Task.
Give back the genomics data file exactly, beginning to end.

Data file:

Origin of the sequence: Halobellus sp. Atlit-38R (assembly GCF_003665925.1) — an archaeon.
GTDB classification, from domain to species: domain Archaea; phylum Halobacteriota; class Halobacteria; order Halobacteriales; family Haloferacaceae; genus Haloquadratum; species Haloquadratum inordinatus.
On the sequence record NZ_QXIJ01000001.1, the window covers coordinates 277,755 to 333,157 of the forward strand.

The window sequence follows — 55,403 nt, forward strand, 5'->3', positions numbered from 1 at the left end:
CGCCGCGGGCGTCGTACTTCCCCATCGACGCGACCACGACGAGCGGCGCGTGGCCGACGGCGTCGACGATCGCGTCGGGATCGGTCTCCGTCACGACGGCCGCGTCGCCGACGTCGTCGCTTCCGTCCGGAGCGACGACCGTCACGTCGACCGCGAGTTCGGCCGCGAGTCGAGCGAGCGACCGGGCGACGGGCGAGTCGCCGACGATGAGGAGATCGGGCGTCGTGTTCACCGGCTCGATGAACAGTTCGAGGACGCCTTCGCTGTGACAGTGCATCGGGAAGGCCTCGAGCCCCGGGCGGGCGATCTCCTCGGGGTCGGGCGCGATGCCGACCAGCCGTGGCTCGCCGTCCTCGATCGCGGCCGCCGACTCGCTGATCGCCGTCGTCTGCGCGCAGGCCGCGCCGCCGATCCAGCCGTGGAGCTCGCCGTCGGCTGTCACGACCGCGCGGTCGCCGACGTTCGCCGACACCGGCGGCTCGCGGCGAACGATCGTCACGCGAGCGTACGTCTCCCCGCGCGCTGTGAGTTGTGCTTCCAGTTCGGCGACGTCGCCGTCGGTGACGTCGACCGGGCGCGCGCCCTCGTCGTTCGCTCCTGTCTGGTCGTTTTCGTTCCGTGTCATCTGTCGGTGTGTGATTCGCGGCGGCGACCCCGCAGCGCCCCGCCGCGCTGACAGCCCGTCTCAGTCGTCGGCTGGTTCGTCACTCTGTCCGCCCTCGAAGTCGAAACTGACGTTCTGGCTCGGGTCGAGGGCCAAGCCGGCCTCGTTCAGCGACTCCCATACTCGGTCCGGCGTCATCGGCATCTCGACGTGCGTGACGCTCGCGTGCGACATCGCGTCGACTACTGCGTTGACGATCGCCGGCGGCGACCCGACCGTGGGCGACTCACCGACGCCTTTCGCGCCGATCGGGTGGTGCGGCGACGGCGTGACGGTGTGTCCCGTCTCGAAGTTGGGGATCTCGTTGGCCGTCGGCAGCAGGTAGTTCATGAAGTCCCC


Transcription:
Origin of the sequence: Halobellus sp. Atlit-38R (assembly GCF_003665925.1) — an archaeon.
GTDB classification, from domain to species: domain Archaea; phylum Halobacteriota; class Halobacteria; order Halobacteriales; family Haloferacaceae; genus Haloquadratum; species Haloquadratum inordinatus.
On the sequence record NZ_QXIJ01000001.1, the window covers coordinates 277,755 to 333,157 of the forward strand.

The window sequence follows — 55,403 nt, forward strand, 5'->3', positions numbered from 1 at the left end:
CGCCGCGGGCGTCGTACTTCCCCATCGACGCGACCACGACGAGCGGCGCGTGGCCGACGGCGTCGACGATCGCGTCGGGATCGGTCTCCGTCACGACGGCCGCGTCGCCGACGTCGTCGCTTCCGTCCGGAGCGACGACCGTCACGTCGACCGCGAGTTCGGCCGCGAGTCGAGCGAGCGACCGGGCGACGGGCGAGTCGCCGACGATGAGGAGATCGGGCGTCGTGTTCACCGGCTCGATGAACAGTTCGAGGACGCCTTCGCTGTGACAGTGCATCGGGAAGGCCTCGAGCCCCGGGCGGGCGATCTCCTCGGGGTCGGGCGCGATGCCGACCAGCCGTGGCTCGCCGTCCTCGATCGCGGCCGCCGACTCGCTGATCGCCGTCGTCTGCGCGCAGGCCGCGCCGCCGATCCAGCCGTGGAGCTCGCCGTCGGCTGTCACGACCGCGCGGTCGCCGACGTTCGCCGACACCGGCGGCTCGCGGCGAACGATCGTCACGCGAGCGTACGTCTCCCCGCGCGCTGTGAGTTGTGCTTCCAGTTCGGCGACGTCGCCGTCGGTGACGTCGACCGGGCGCGCGCCCTCGTCGTTCGCTCCTGTCTGGTCGTTTTCGTTCCGTGTCATCTGTCGGTGTGTGATTCGCGGCGGCGACCCCGCAGCGCCCCGCCGCGCTGACAGCCCGTCTCAGTCGTCGGCTGGTTCGTCACTCTGTCCGCCCTCGAAGTCGAAACTGACGTTCTGGCTCGGGTCGAGGGCCAAGCCGGCCTCGTTCAGCGACTCCCATACTCGGTCCGGCGTCATCGGCATCTCGACGTGCGTGACGCTCGCGTGCGACATCGCGTCGACTACTGCGTTGACGATCGCCGGCGGCGACCCGACCGTGGGCGACTCACCGACGCCTTTCGCGCCGATCGGGTGGTGCGGCGACGGCGTGACGGTGTGTCCCGTCTCGAAGTTGGGGATCTCGTTGGCCGTCGGCAGCAGGTAGTTCATGAAGTCCCC